Compulsory liquidation occurs when a creditor attempts to force your company out of business in order to recover any debts owed to them. In order for the process to begin, the creditor(s) in question must first issue a winding up petition to the court. This is the most serious and troublesome insolvency procedure and is subject to the rules and regulations as specified by the Insolvency Act 1986.
If your creditors are successful in their petition, your company will be forced into liquidation and all of your company assets will be sold in order to raise money to repay the outstanding debts.
When Can Compulsory Liquidation Occur?
A creditor may only issue a winding up petition if your company owes them more than £750 and only once an official payment demand has gone unheeded. In addition to this, the action may also be forced if a creditor has an existing unpaid CCJ against your business.
The conclusion of this process will see the closure of your company and it will be removed from the register after 2-3 months.
Should I just let my company go into Compulsory Liquidation?
If you are considering letting your company go into Compulsory Liquidation, there are some very important things that you should understand.
Whilst it may seem the easy option, there will be some serious effects on you, including:
- It is very likely that your future credit terms from lenders will be adversely affected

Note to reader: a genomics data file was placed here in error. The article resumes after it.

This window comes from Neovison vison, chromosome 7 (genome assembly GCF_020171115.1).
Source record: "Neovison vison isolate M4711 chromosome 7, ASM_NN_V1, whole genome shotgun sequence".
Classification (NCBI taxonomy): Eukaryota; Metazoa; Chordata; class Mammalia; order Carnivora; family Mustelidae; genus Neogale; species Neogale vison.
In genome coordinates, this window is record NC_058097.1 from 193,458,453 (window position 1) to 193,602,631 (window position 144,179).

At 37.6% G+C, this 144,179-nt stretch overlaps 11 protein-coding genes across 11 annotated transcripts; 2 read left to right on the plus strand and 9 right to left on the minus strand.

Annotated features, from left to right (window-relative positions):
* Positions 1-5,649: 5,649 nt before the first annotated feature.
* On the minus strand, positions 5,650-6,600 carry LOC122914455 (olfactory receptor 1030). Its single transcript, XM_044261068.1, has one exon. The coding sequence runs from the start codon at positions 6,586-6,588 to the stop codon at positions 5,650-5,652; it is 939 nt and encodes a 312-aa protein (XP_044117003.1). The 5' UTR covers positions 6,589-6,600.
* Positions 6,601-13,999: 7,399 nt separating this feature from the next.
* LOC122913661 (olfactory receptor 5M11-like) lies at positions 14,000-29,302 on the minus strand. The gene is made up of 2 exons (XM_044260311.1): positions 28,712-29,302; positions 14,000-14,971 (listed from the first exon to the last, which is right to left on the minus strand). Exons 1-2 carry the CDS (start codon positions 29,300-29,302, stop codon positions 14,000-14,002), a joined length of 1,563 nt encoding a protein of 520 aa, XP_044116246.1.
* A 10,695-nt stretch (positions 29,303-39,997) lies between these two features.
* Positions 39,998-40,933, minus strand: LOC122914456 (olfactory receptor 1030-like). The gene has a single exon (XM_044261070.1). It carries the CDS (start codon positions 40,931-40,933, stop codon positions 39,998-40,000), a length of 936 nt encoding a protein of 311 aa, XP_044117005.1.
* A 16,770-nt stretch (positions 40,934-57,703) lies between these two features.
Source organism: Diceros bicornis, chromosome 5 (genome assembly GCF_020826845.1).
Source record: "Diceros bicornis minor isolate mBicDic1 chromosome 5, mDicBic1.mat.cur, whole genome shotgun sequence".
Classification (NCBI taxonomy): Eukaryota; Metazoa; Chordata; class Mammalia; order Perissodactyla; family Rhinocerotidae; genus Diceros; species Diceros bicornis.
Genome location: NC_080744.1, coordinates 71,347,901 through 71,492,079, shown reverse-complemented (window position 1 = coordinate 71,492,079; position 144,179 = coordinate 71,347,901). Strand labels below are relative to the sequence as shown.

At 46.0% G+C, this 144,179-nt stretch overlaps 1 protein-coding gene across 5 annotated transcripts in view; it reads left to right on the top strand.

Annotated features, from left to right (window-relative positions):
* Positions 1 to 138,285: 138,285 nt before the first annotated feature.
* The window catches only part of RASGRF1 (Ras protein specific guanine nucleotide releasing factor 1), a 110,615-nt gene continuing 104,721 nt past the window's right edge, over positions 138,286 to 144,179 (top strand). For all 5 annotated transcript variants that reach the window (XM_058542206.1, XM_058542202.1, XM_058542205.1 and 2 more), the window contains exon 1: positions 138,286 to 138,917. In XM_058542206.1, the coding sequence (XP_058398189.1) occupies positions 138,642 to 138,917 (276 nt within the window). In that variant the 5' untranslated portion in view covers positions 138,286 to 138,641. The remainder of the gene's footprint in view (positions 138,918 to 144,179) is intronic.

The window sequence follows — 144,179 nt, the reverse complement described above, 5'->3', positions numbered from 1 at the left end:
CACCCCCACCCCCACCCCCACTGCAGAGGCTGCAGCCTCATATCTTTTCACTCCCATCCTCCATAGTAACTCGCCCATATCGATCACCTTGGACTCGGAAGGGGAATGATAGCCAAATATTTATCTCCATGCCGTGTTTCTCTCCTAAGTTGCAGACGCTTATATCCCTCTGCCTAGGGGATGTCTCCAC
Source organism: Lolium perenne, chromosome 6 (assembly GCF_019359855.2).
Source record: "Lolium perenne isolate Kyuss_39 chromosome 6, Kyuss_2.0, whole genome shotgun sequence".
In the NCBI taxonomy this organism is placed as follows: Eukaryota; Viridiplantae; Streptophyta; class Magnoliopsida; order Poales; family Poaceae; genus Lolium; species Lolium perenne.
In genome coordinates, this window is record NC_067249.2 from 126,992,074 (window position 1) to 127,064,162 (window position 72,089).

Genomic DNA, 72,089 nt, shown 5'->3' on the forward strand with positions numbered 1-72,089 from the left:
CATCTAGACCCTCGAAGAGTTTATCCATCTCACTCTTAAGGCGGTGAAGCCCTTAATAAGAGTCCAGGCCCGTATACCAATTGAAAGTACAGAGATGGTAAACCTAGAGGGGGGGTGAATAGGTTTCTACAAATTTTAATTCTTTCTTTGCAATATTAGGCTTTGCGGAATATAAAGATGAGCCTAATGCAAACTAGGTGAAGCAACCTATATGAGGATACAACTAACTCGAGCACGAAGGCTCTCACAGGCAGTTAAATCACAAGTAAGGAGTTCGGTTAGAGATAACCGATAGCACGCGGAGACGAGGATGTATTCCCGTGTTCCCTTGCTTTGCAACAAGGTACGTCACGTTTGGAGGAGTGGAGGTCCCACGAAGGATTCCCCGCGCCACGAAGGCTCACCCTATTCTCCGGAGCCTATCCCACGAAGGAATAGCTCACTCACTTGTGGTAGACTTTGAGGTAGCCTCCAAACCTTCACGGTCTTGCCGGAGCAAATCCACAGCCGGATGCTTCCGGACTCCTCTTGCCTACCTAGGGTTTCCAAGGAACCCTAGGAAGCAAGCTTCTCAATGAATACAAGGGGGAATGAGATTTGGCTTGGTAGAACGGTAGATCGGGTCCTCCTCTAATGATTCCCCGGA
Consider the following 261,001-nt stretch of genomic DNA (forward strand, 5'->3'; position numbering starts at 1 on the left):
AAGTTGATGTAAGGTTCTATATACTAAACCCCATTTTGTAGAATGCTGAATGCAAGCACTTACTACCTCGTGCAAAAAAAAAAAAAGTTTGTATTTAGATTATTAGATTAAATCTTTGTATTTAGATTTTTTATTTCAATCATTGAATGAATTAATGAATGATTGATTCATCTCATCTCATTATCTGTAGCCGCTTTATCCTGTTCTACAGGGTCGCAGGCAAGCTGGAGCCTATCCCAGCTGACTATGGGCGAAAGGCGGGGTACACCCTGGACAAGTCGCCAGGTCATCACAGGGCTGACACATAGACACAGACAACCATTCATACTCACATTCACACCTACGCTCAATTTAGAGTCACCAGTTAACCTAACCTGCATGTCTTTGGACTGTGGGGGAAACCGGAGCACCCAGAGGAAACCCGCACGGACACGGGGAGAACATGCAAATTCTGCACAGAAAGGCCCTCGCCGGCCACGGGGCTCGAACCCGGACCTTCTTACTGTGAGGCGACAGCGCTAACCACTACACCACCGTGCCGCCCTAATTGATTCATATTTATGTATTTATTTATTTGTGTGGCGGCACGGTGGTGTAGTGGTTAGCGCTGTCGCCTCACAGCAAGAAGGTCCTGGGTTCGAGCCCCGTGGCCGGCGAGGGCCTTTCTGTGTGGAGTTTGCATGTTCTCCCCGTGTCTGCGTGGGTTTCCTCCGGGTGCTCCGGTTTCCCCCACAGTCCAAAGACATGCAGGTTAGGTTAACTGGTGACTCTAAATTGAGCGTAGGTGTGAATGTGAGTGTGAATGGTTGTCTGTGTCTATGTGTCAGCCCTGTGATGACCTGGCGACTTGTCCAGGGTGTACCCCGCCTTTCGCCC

- Professionals (e.g. banks & other lenders, accountants and solicitors) take a dim view on directors / business owners who take this course of action
- At best, you will be viewed as someone who has been complacent and reckless with regards to your fiduciary duties.
- At worst, they will think that you are a rogue.
With this in mind, you should consider very carefully whether it would be better for you to avoid letting this happen to you and your company.
What Are Your Options to Stop Compulsory Liquidation?
The options available to you will largely depend on what stage you are at in the liquidation process. One option to prevent compulsory liquidation is to appease your creditors by agreeing a feasible payment plan or paying the debt in full.
If this is not possible, the best option for you is likely to be an insolvency procedure such as:
- Creditors’ Voluntary Liquidation (CVL)
- Company Voluntary Arrangement (CVA)
The team here at Clarke Bell can talk you through your options, and will provide professional advice on what is the best option for your current situation.
Contact us today for your FREE advice.